Date: Sat, 28 Sep 2013
    Subject: Re: [MHAmembers] RE: restaurant-class pizza oven

    Writing bits through three days…

    A lot of valuable information about true commercial pizza ovens was presented by Frank Giammaria at his seminar at the WA a few years back. Explanation of why dome, why round, explanation of dynamics of a busy pizzeria and how oven should fit to its demands. Excellent info based on 20 year experience.

    Only round shape allows fast, efficient and quality baking of many pizzas at the same time, where one of the reasons is ease of manipulation in a circle, and another big one that the baker can see the side of pizza, facing fire ( that bakes faster and can burn) all the time without need to turn pizza.

    As to temperatures, Norbert did a good run down on numbers. It is true that a “true” Neapolitan pizza should not bake longer than 2 minutes or the thin crust loses its moisture and becomes cracker-like. Having an oven at home and baking helps to understand ovens much better and also helps to reveal lots of myths about pizza ovens and pizza baking that are very common around. (Bob, thanks for a real experience information!)

    Despite the fact that many tout they bake their pizza at 900F it is not true in 98% of all cases. Try to bake at 900F yourself and you will understand why. It is extremely fast and difficult to bake pizza properly unless you bake very similar size and toppings pizza all the time. Baking time for a Margarita at 900F would be just over a minute. Just time anyone who makes 900F claim. My observation is 2-3.5 minutes is more like reality for most places that claim they do Neapolitan-style pizza. Longer for others.

    Bob and Alex’s experience that shredded ” mutz” simply burns and one needs high moisture fior di latte (fresh mozzarella) for 900F is very interesting and very valuable information. It explains the choice of cheese for true Neapolitan pizza and gives yet another checkpoint for exposing false claims.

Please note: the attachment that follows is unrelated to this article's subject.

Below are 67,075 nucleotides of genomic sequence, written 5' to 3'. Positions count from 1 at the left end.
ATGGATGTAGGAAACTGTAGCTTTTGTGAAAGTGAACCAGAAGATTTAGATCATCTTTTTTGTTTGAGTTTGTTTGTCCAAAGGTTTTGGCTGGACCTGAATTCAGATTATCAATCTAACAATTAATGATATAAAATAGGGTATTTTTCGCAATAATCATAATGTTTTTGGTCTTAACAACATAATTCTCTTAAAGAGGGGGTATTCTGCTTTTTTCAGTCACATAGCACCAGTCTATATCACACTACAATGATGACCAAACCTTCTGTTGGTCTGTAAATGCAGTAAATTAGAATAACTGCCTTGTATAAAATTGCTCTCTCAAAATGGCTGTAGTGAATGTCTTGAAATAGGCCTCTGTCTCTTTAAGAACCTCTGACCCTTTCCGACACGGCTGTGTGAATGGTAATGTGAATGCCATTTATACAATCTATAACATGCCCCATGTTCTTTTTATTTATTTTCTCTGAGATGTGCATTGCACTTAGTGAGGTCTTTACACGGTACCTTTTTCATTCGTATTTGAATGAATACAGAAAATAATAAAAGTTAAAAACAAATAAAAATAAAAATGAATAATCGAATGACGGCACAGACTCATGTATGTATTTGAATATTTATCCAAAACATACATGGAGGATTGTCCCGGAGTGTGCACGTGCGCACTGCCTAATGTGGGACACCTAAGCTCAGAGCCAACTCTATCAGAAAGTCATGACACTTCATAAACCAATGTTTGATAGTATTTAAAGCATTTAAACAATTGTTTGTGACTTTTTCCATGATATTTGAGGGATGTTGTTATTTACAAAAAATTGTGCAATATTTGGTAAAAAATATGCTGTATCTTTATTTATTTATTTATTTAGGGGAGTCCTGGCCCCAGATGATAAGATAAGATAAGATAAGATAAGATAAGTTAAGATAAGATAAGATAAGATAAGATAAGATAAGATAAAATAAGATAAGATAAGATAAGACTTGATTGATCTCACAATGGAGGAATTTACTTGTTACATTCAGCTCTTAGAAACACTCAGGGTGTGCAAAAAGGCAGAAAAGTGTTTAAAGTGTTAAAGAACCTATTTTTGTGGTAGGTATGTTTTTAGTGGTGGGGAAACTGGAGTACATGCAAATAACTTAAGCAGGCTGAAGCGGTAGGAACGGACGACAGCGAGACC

Once you bake quite a bit you will be able to tell about oven temps just by tasting the pizza crust, by its state. I personally like temps at about 700-750F for baking thin crust pizza with various combinations of toppings using full fat mozzarella in home party environment.

    As to flatbread ovens with fire at the middle, I do not see how convenient it is to reach over fire all the time and how beneficial it is to have fire at the middle. I think it is opposite. If you look at the pattern smoke and flame moves in the dome ovens, it goes is spiral extending flame and gas residency time inside the oven and thus efficiency, and providing evenly heated mass. I personally think flatbread company’s version is for looks for highly visible fire and for marketing point of being different, and potentially a right for patents to protect the idea.

    Overall, I do not support idea of troughs for fire. With flat floor one can switch fire sides/spots in the oven through baking when fast baking cools the oven. Also, it is more efficient use of space in demanding environment, where one needs all free space inside of the oven. Any trough limits potential usable space.


    From: John Fisher <fishermasonry(at)yahoo.com>
    Date: Sun, 29 Sep 2013
    Subject: Re: Re: [MHAmembers] restaurant-class pizza oven

    great alex,

    this one had me smiling. when i answered jon’s first post i had no idea how far you all had already gone with the pizza culture. i thought the napoli fixation was mostly a new york thing. but maybe new york is onto something else, saddened that it couldn’t achieve napoli pizza without the polluted water from the bay of naples, while the obsession itself continues to ripple outward. i miss that vibe, that moralistic hunt for authenticity. here in sweden we have a word “lågom” which is sort of like the greek golden mean but with a little less gold… a little more brass maybe. everything should be lågom; not too much , not too little. and when it is lågom, you stop struggling.

    i think it is interesting when someone knows that their local tomatoes are awesome and make something that brings that out. my best pizza experiences were not in italy but france. again i made no note of the dome height because i was young and dumb, but i’ll never forget the lion’s mouth in white plaster that was the opening, or how a few black olives could flavor the whole pie. as a builder of ovens the best i can hope for is to help some restaurant owner provide experiences like that for their customers.

    i think dome height should be played around with. but i can see that a golden proportion might balance combustion chamber with baking box. the flames might need a certain volume to achieve their full flowering. the bell needs a certain height to accumulate heat. a lower vault might be an easier grind for less experienced pizzaiolos, but waste wood. i’m sure we’ll find out because you guys are on the case…

    for building low-mass domes i think the best system will be either geodesic plates or tongue-and-groove bricks (maybe vaulted in both directions) and then a mortar/castable that can handle thicker joints to scoop up the little variations that arise a one gets higher up. real small ovens can be built just about any old which way. but a big, low, low-mass dome has to be built with some care , some technique, and maybe a metal strap.